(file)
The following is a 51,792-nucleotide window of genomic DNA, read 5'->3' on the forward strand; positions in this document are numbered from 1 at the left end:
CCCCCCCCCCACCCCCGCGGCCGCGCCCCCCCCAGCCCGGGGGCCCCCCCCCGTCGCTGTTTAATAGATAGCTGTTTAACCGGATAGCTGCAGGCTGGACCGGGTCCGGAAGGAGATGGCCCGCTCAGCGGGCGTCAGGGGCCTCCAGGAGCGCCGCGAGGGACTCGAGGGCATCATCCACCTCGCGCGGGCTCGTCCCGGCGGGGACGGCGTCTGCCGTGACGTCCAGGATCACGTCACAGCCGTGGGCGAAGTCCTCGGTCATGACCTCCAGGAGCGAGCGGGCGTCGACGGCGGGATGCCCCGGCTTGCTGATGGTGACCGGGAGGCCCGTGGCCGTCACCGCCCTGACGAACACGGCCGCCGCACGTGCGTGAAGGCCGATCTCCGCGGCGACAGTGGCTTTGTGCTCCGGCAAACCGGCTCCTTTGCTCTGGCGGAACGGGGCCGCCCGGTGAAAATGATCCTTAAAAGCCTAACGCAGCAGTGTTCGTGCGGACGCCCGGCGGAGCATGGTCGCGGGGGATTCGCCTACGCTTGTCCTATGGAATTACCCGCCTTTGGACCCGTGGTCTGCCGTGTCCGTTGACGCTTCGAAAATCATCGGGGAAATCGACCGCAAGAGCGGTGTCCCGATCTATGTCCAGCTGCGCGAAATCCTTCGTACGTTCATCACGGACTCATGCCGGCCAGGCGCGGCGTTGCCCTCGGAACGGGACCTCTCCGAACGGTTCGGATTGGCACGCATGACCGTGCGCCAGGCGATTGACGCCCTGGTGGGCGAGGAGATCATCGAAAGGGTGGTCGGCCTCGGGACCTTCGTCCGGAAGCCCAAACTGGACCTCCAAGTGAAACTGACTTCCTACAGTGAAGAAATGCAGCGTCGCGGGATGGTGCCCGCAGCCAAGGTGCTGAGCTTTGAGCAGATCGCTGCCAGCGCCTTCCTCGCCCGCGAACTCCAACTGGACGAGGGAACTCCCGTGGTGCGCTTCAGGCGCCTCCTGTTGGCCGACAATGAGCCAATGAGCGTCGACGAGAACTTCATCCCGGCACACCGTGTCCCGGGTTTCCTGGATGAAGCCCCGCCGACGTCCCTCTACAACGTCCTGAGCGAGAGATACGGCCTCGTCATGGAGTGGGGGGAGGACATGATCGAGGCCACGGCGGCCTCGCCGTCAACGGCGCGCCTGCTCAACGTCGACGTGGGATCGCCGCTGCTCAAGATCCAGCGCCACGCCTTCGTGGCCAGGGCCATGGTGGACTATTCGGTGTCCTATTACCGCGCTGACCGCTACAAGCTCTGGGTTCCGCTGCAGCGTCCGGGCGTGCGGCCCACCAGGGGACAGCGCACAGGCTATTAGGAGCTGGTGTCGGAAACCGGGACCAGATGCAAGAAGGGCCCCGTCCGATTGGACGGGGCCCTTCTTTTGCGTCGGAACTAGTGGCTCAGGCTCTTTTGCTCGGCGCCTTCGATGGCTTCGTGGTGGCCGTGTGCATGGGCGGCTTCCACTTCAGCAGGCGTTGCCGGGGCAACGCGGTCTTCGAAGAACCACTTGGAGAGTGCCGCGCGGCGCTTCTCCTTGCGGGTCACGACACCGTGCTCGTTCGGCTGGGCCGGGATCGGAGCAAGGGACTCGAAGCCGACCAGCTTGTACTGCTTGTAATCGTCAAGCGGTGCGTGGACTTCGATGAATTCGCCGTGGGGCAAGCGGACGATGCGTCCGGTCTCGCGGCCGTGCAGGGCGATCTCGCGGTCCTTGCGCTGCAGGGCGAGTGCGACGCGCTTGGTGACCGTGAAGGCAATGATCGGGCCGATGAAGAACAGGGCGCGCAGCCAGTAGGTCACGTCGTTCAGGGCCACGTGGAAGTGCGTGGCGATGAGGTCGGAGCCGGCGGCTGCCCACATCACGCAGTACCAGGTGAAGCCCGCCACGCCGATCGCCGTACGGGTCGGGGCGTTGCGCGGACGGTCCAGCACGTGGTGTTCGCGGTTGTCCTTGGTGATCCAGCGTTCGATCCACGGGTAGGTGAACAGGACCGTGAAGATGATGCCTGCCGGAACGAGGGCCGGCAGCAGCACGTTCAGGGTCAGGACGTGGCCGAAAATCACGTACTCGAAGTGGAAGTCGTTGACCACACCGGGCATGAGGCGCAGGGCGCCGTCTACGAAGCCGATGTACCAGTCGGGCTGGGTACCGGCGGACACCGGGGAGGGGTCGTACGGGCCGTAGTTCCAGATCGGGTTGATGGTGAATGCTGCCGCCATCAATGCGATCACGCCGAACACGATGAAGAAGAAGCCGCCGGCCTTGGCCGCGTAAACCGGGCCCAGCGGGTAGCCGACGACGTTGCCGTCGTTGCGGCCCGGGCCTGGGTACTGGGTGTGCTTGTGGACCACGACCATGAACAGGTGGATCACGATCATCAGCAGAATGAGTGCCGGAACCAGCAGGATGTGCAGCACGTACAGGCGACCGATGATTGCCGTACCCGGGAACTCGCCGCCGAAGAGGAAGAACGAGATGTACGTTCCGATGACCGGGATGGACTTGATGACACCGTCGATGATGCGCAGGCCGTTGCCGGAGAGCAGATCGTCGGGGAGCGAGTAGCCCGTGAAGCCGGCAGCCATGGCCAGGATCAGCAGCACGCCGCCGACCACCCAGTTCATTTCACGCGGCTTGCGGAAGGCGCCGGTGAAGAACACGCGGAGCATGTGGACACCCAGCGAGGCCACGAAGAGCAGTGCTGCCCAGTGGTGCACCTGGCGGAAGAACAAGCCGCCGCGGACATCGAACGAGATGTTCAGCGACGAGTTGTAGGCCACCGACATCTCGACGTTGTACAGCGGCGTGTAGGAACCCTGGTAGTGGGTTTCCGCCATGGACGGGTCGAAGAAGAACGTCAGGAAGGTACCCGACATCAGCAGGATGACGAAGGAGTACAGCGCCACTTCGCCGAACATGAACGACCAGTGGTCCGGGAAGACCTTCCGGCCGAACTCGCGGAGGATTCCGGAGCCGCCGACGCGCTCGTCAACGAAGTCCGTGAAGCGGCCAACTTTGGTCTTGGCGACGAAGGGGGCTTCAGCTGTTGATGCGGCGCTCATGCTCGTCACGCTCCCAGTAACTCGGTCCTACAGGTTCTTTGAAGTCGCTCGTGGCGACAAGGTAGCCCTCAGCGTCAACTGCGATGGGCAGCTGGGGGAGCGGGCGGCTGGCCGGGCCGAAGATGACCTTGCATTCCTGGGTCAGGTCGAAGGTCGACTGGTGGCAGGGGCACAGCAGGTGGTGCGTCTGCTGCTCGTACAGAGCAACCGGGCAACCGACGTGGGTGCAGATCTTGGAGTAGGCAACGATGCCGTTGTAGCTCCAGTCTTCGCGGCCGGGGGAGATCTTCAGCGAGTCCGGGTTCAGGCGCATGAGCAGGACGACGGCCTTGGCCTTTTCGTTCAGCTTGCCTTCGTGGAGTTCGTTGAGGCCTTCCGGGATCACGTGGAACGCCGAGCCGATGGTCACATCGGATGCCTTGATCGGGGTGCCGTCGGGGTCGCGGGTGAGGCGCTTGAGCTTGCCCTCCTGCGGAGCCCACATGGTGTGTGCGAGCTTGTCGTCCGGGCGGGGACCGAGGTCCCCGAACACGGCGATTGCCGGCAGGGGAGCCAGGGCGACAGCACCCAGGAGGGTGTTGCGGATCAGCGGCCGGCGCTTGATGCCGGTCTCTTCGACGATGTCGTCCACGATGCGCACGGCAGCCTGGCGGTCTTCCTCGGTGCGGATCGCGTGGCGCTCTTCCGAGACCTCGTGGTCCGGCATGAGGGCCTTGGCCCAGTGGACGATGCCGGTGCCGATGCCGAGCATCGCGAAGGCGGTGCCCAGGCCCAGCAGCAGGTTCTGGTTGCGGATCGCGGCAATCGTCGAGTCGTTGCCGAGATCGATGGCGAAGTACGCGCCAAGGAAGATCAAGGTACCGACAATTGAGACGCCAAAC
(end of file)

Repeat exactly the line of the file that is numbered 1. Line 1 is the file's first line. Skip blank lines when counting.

The following is a 51,792-nucleotide window of genomic DNA, read 5'->3' on the forward strand; positions in this document are numbered from 1 at the left end: